Here, he says that the critical theme in all of his writings is the integral relationship between the theological doctrines of the church and the civic health and life of the society around it.  When doctrine and theology are abstracted from life, the result is disaster and evil.  The loss of sound theology in the church leads to decay in the Christian life.

And when the early church was busy “hammering out definitions of doctrines” in its creeds and councils, it was also “laying down the foundations of Christendom” along  with them.  I get the sense in reading the accounts later in the book that they knew they were doing much more than merely engaging in intellectual and theological debate over rhetoric and the nuances of pious prose.  They knew there was much more at stake: their lives and their very societies.

Rushdoony cites legal scholar Harold J. Berman and his book, Law and Revolution, where Berman discusses how the doctrine of Christ’s atonement literally “reshaped” law and society, and also how “the present decline of that doctrine is leading to the death of Western civilization.”

Thus, Rushdoony concludes (he can do no other): “the foundation of true social order can only be in the triune God and His enscripturated truth and word.”

So, let’s take a look at one of those early foundations.

The Apostles’ Creed and Creedalism

Why even have a creed?

That’s a fundamental question you have to answer before you even begin to go to the trouble of putting one together.  The apostles and the early church had the Gospels, the Epistles, ultimately the entire Old Testament and New Testament, plus letters, sermons, tracts and treatises that were composed, written, preached, copied and shared throughout the churches in the inhabited regions of the empire.

Lots of theological information being spread around, disseminated.  In that environment, what purpose does a creed serve?

Here is the answer (from Rushdoony):

The creed is the door to the house of faith.  It is the minimal statement of belief.

Moreover, he adds,

It is intensely personal.

“Intensely personal”?  Creeds?

Rushdoony points out that creeds were written for the individual, who had to affirm every article of the creed as “his personal faith.  This meant that a believer was held accountable for what he said he believed personally, rather than corporately.  Here is where you find one of the peculiar differences between the Eastern church and the Western church, in the formulation of their creeds.  The Eastern church (Greek) uses the first person plural “we”, while the Western church (Latin) uses the first person singular “I”.

Result: there’s less wiggle room in the Western church for an errant believer to walk back from what he said!  But this also has resulted in the Western church being more open to reforms and more successful at summoning and marshalling the loyalty of the faithful.

Creeds were born of necessity.  Churches were collective affairs. They still are.  To join one, you had to least give assent to the basic tenets of what that church taught and believed.  These basic tenets had to be boiled down from a large and growing body of literature (and opinion).  Thus were born these brief, personal “statements of faith”.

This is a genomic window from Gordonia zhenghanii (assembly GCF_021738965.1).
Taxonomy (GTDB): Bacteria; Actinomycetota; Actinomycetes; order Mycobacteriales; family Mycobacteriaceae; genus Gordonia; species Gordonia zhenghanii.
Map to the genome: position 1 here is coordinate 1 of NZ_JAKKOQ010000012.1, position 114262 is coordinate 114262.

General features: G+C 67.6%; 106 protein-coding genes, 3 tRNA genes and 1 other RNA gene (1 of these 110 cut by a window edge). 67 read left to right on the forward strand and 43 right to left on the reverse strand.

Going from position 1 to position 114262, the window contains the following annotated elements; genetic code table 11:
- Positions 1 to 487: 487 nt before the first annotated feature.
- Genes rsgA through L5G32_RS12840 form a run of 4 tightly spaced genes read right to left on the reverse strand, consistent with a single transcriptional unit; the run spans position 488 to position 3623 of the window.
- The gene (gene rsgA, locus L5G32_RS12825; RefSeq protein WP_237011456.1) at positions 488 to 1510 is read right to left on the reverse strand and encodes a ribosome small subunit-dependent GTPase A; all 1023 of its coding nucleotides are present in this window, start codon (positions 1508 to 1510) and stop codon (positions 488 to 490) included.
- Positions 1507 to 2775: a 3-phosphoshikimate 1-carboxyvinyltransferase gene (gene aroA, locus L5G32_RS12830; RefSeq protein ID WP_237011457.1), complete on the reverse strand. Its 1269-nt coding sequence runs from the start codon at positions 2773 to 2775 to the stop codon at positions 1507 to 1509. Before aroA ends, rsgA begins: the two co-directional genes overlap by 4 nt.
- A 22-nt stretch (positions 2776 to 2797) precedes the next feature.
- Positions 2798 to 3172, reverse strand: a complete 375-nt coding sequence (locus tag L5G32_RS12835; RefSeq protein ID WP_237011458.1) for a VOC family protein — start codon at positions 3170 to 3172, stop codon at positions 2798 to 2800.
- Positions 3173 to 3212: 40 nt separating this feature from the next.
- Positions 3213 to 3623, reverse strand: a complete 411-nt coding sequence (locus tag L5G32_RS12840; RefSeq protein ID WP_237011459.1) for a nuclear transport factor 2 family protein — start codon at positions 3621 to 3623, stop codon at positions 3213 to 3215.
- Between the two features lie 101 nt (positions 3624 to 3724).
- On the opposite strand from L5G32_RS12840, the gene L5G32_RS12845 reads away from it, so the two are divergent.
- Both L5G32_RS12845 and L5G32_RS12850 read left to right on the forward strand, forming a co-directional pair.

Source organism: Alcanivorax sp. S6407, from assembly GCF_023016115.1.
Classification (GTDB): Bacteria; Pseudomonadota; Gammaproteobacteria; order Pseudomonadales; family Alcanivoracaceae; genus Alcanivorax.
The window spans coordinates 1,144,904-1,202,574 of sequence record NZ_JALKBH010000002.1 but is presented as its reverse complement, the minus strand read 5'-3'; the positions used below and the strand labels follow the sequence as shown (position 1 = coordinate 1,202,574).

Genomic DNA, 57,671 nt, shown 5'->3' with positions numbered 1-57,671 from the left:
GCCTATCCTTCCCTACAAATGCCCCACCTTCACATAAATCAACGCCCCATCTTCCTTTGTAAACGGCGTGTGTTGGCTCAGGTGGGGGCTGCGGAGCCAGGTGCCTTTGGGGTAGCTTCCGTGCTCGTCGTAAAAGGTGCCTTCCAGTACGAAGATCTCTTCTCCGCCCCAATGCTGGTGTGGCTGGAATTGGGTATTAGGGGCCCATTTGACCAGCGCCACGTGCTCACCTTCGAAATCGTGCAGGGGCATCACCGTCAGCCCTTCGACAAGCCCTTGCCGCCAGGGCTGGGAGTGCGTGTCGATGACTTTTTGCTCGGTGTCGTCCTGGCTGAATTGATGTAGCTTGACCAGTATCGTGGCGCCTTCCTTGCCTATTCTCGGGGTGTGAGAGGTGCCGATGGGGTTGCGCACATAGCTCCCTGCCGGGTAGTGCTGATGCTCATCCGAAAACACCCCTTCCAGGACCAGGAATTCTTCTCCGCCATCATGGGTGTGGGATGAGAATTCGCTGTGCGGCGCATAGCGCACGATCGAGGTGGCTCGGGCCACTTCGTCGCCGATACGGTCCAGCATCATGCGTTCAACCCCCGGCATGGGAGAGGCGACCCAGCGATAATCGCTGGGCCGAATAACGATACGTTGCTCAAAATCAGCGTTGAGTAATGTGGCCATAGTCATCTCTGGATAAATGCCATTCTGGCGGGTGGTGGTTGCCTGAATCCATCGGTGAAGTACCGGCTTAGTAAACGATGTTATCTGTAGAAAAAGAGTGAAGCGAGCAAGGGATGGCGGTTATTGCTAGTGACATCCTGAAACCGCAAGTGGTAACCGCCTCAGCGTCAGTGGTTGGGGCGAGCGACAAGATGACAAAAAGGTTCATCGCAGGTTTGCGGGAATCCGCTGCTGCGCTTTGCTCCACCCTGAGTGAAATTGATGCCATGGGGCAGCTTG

The Apostles’ Creed was so called because it was written by early church leaders to briefly summarize apostolic teaching and preaching.  There’s no exaggeration or misrepresentation in the title, though, since the authenticity of its doctrinal pedigree is based on the fact that “all of its articles are to be found in theological formulas that were current around A.D. 100.”

In other words, you can take it to the bank.

The only question is, which version would you take to the bank?  The creed has gone thought several rewrites over the last two millennia.  Rushdoony includes the texts of: The Old Roman Form (A.D. 390), The Received Form (A.D. 700), and an early English form (pre-1066)

Here is what Wikipedia has to say about it.

Here is a typical modern version:

I believe in God, the Father almighty,
      creator of heaven and earth.

I believe in Jesus Christ, his only Son, our Lord,
      who was conceived by the Holy Spirit
      and born of the virgin Mary.
      He suffered under Pontius Pilate,
      was crucified, died, and was buried;
      he descended to hell.
      The third day he rose again from the dead.
      He ascended to heaven
      and is seated at the right hand of God the Father almighty.
      From there he will come to judge the living and the dead.

I believe in the Holy Spirit,
      the holy catholic* church,
      the communion of saints,
      the forgiveness of sins,
      the resurrection of the body,
      and the life everlasting. Amen.

*that is, the true Christian church of all times and all places

https://www.crcna.org/welcome/beliefs/creeds/apostles-creed

Rushdoony points out that the Apostles’ Creed is different from all other religious creeds (Buddhist, Muslim, Hindu, humanist, etc.). Radically different. How?  Instead of being a “body of ideas or claims concerning reality” (as all of those are), it “offers a synopsis of history.”  In fact, the whole creed is a declaration concerning history.